Gurdjieff International Review

Seeing Gurdjieff Off at the Train Station

Nikolaevsky Station, 1917

P.D. Ouspensky


very interesting event took place in connection with his departure. This happened at the railway station. We were all seeing him off at the Nikolaevsky Station. G. was standing talking to us on the platform by the carriage. He was the usual G. we had always known. After the second bell he went into the carriage—his compartment was next to the door—and came to the window.

He was different! In the window we saw another man, not the one who had gone into the train. He had changed during those few seconds. It is very difficult to describe what the difference was, but on the platform he had been an ordinary man like anyone else, and from the carriage a man of quite a different order was looking at us, with a quite exceptional importance and dignity in every look and movement, as though he had suddenly become a ruling prince or a statesman of some unknown kingdom to which he was traveling and to which we were seeing him off.

Some of our party could not at the time clearly realize what was happening but they felt and experienced in an emotional way something that was outside the ordinary run of phenomena. All this lasted only a few seconds. The third bell followed the second bell almost immediately, and the train moved out.

I do not remember who was the first to speak of this “transfiguration” of G. when we were left alone, and then it appeared that we had all seen it, though we had not all equally realized what it was while it was taking place. But all, without exception, had felt something out of the ordinary.[1]

Saint-Lazare Station, 1948

Solange Claustres


urdjieff leaves for America today. Mme. de Salzmann is with him. A group of us go to Saint-Lazare station to be with him and see him off. For us, this is an event, because we have been near him constantly for many years.

We are on the platform, Gurdjieff seems to be as he always is, a simple, calm man, as if he has eternity ahead of him. He climbs into the train with Mme. de Salzmann and disappears. We wait to see him appear in the window of his compartment.

Gurdjieff appears. But he is no longer the same man. Without a change to his outward appearance, he has transformed, he emanates great radiance. His presence is filled with an unusually majestic force which he has never shown us before. He looks at us intensely, as if sending us a message. I am profoundly impressed by what I feel from him.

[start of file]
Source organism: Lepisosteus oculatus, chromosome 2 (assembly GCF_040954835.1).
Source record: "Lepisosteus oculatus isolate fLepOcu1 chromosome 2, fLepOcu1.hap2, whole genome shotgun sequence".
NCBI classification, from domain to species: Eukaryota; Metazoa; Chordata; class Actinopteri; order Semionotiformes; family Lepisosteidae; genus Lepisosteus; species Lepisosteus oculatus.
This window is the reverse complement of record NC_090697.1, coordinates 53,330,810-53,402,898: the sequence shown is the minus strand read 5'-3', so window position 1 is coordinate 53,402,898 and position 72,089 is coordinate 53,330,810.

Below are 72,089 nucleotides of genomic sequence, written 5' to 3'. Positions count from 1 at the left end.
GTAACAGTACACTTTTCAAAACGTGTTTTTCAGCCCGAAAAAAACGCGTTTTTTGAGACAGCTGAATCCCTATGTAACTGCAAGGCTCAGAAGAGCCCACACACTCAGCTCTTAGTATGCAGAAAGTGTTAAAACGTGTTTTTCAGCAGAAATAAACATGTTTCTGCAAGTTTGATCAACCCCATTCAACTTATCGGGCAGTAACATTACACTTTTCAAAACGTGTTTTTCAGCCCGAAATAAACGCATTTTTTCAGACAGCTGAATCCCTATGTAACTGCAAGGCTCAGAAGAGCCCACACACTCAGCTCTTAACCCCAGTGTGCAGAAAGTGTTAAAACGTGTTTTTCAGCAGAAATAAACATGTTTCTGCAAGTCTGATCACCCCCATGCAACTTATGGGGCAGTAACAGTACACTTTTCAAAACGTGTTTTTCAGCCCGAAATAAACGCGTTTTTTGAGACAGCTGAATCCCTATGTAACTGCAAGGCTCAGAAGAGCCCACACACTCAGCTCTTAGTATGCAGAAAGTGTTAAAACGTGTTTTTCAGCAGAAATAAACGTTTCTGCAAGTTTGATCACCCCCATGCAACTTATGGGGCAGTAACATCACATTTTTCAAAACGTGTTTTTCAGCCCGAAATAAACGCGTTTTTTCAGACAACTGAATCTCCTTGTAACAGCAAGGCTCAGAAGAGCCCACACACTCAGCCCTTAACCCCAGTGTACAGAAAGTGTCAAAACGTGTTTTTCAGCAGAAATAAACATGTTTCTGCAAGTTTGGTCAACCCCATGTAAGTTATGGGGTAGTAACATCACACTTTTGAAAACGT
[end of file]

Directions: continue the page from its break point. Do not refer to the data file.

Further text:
Then Gurdjieff motions for me to approach him and I come toward him. He describes an exercise that I must give to my comrades at our next meeting: to think of him, of Mme. de Salzmann, and of all of the members of the group, like a network, all relying on one another, even when we are far apart. That very evening, there was a meeting at his apartment on rue des Colonels Renard. I passed the exercise along. This gives us a greater awareness of our relationship with him and with the group.

And I have always kept the feeling and sensation of Gurdjieff’s presence.[2]

Saint-Lazare Station, 1948

Michel Conge


hen [Gurdjieff] took the boat to the USA, I went to accompany him to the train at the Saint-Lazare station. There were so many of us that it was annoying.

We waited in silence, huddled in front of the door to his rail car. From time to time, Mme. de Salzmann said something to someone or other who was standing on the platform. A strange atmosphere prevailed. The people who passed by stopped talking. Everything seemed surreal to us and the crowd shocked us as much as our attitude must evidently have shocked those unknown strangers.

Upon departure, Gurdjieff raised his hand and blessed us. I was towards the back of the group. At the same instant, a stranger came up to me and asked, “Who is that man?” Having no desire to answer and not knowing what to say, I refrained from speaking. “Why don’t you want to tell me? That’s stupid!” It’s true, it’s stupid. But was I going to tell this stranger, “He’s a spiritual master,” or even, “He’s my master?” Anyway, he went on, “I have a clear conscience, I will ask him myself.” And this man, who, as far as I could tell, did not come to take the train, jumped on board. I never knew anything about him. Had he spoken to Gurdjieff? And finally, had he answered his questions?... We will never know.

This scene evoked the scene Ouspensky had described, because when he blessed us, he had cast his gaze from another world… A gaze that few have seen and that often moved me deeply.

If I sometimes had doubt, this gaze and other specific events swept them away. The first time was at the apartment on rue des Colonels-Renard. I had asked Gurdjieff a question about my mother. Instead of answering me, he slowly lowered his gaze and I had the impression that I saw infinity through him. The shock was terrible. I started crying silently and the tears flowed for hours. Not being able to return home in this state, I remember having walked almost all night. I can’t explain what happened. No one will understand who has not reached this “Sun.” But my essence keeps an eternal memory of this meeting.[3] □

[1] P.D. Ouspensky, In Search of the Miraculous: Fragments of an Unknown Teaching (1949) NY: Harcourt, Brace & Company, pp 324–325.

[2] Solange Claustres, La Prise de Conscience et G. I. Gurdjieff (2003) Netherlands: Editions Eureka, p. 71. Translated from the French.

[3] Extract from the Archives of Michel Conge. Translated from the French.


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